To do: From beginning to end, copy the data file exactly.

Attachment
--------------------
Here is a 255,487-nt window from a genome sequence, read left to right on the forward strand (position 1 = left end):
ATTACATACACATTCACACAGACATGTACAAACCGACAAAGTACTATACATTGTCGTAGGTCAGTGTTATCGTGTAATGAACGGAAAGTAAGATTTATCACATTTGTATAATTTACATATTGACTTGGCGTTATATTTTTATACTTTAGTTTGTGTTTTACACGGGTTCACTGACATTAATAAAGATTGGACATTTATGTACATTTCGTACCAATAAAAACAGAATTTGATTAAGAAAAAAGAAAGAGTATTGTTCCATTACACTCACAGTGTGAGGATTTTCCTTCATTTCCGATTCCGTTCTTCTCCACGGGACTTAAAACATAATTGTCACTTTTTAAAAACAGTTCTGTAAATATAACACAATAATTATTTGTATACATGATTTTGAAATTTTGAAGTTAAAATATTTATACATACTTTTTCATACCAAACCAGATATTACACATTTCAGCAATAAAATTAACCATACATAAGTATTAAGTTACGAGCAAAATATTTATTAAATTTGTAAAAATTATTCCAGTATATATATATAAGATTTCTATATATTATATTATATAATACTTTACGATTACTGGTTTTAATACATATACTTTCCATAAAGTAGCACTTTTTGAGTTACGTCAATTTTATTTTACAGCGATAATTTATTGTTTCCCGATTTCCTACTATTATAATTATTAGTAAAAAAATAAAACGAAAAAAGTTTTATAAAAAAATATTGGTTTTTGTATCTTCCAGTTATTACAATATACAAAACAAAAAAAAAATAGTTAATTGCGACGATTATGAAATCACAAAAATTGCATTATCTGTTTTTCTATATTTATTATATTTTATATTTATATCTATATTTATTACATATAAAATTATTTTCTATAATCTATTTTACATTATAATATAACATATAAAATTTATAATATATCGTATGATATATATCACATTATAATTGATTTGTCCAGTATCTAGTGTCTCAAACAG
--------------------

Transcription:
Here is a 255,487-nt window from a genome sequence, read left to right on the forward strand (position 1 = left end):
ATTACATACACATTCACACAGACATGTACAAACCGACAAAGTACTATACATTGTCGTAGGTCAGTGTTATCGTGTAATGAACGGAAAGTAAGATTTATCACATTTGTATAATTTACATATTGACTTGGCGTTATATTTTTATACTTTAGTTTGTGTTTTACACGGGTTCACTGACATTAATAAAGATTGGACATTTATGTACATTTCGTACCAATAAAAACAGAATTTGATTAAGAAAAAAGAAAGAGTATTGTTCCATTACACTCACAGTGTGAGGATTTTCCTTCATTTCCGATTCCGTTCTTCTCCACGGGACTTAAAACATAATTGTCACTTTTTAAAAACAGTTCTGTAAATATAACACAATAATTATTTGTATACATGATTTTGAAATTTTGAAGTTAAAATATTTATACATACTTTTTCATACCAAACCAGATATTACACATTTCAGCAATAAAATTAACCATACATAAGTATTAAGTTACGAGCAAAATATTTATTAAATTTGTAAAAATTATTCCAGTATATATATATAAGATTTCTATATATTATATTATATAATACTTTACGATTACTGGTTTTAATACATATACTTTCCATAAAGTAGCACTTTTTGAGTTACGTCAATTTTATTTTACAGCGATAATTTATTGTTTCCCGATTTCCTACTATTATAATTATTAGTAAAAAAATAAAACGAAAAAAGTTTTATAAAAAAATATTGGTTTTTGTATCTTCCAGTTATTACAATATACAAAACAAAAAAAAAATAGTTAATTGCGACGATTATGAAATCACAAAAATTGCATTATCTGTTTTTCTATATTTATTATATTTTATATTTATATCTATATTTATTACATATAAAATTATTTTCTATAATCTATTTTACATTATAATATAACATATAAAATTTATAATATATCGTATGATATATATCACATTATAATTGATTTGTCCAGTATCTAGTGTCTCAAACAG